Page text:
One Position to Rule Them All from John Danaher
The fundamental underpinnings of jiu jitsu are built upon the notion of utilizing leverage and angles to be able to gain maximum control over an opponent's body, while expending minimal effort or strength.
In this excerpt from his HALF GUARD PASSING AND DYNAMIC PINS installment of the Go Further Faster Series, John Danaher is back to show how through the proper comportment of our bodies in relation to the opponents, we can nullify a whole host of offensive and escape options.
Check out the video, THE FUNDAMENTAL STARTING POSITION for yourself and we'll break it down in detail afterwards. If you can't wait, go ahead and grab the series HALF GUARD PASSING AND DYNAMIC PINS at the Buy Now link below.
Mind the Gap
In typical John Danaher manner, the problem or problems that the position or technique or remedy are first laid out to make sure that we are able to carefully address each aspect of the problem.
For Danaher, when passing an opponent's Half Guard, we need to be mindful of the opponent's elbow escape to allow them to reestablish guard, the ability to utilize knee levers to sweep us side to side, the ability to bridge into us to also sweep us backwards, their use of the underhook to be able to establish sweeps or back attacks, and finally their ability to get onto their sides in general which makes them much more difficult to control.
By focusing on the relation of our free knee to the opponent's hips, we can eliminate their ability to elbow escape and re-establish guard. According to John Danaher, this is by far the most common form of resistance we're going to face when passing half guard. By keeping the knee connected and pointing towards the hip, we eliminate all of the necessary space.
The knee of the leg that is captured is also crucial to have in the proper position. If one keeps that knee planted on the ground, it makes it much easier for the opponent to utilize a "knee lever" to take us to the side. The hip of the knee that is on the outside, must also not rest on the mat or be extended to far, because this will open up the power of the bridge and allow our opponents to sweep us backwards.
As The Fundamental Starting Position starts to take full form, Danaher secures a crossface on his opponent keeping his hand behind the back and his shoulder directed into their face. This on top of the proper positioning of the outside knee towards the hip and the trapped knee turned off the mat has already nullified most of the escape opportunities. The addition of the cocked foot that can act as a spring of the outside leg will be crucial to both prevent the bridge that could topple us backwards and will also play into the flattening of their shoulders to the mat.
The Danger of the Naive Cross Face
Now it's time to address the upright shoulder off the mat which can be especially detrimental when coupled with a deep, high-reaching underhook. Many people naively believe that it is the power of the cross face that will put our opponents to the mat and keep them there, but in actuality, when the opponent is on their side we must use our body to move the opponent, turning their hips to get the shoulder to the mat.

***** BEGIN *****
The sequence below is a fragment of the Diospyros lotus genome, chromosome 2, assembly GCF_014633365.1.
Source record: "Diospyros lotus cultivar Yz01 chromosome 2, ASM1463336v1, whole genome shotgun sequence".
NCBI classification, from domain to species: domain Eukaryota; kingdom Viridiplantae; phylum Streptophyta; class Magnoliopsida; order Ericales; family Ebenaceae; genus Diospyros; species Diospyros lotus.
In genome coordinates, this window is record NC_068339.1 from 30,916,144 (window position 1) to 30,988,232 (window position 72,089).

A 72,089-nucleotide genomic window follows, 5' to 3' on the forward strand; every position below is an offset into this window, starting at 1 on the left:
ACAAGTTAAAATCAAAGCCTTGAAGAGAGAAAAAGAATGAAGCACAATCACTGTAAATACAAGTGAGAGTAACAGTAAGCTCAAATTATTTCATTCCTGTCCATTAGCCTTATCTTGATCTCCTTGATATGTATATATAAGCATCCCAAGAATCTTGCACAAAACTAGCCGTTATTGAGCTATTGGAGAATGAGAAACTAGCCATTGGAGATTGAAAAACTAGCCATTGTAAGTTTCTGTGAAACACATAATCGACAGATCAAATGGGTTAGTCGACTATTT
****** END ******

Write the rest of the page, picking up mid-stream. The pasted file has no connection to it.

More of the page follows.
By using the cocked foot that we have to prevent the opponent from bridging into us and walking our legs towards our opponent, we are able to turn their hips from being one on the mat and one in the air to both being flat on the mat. This allows us to then put their shoulders on the mat and secure them with the cross face.
Let's do a quick recap of all of the key position details to make sure you've got your bases covered and their escapes nullified.
First, you need to keep your outside knee close to and pointing at their hips to remove the space needed to prevent the classic elbow escape.
Secondly, the knee that is trapped in their half guard must be off the ground to prevent their ability to use a knee lever to topple us over.
Third, the foot on your outside leg needs to be cocked so that it can serve as a spring to drive back into the opponent, should they try to bridge into us and sweep us backwards.
Fourth, our outside arm needs to secure a cross face on the opponent. This also helps prevent their ability to bridge up and into us to topple us back.
Fifth, we must be mindful of their shoulder and hip position and if they are able to get themselves to their sides and/or underhook us, we must have the ability to nullify that underhook and replace their shoulders back to the mat. We accomplish this by walking our legs and hips back into them rotating the hip from an upright position to a flat position. When this is accomplished their shoulders naturally will lower allowing us to pin them with the cross face more effectively. To further nullify the power of their underhook, if we keep our heads down on the mat on the side that they have underhooked, it will have virtually no power.
Having one position from which to safely launch our HALF GUARD PASSING game that quickly and efficiently nullifies nearly all of the potential hazards that we may face is extremely powerful. In this quick video, John Danaher outlines a way to comport your body that would literally take you years to develop through trial and error. If you've got the time, have at it. But why recreate the wheel when he's got it broken down for us in such digestible chunks. Add this to your HALF GUARD game and Go Further Faster than you ever thought possible.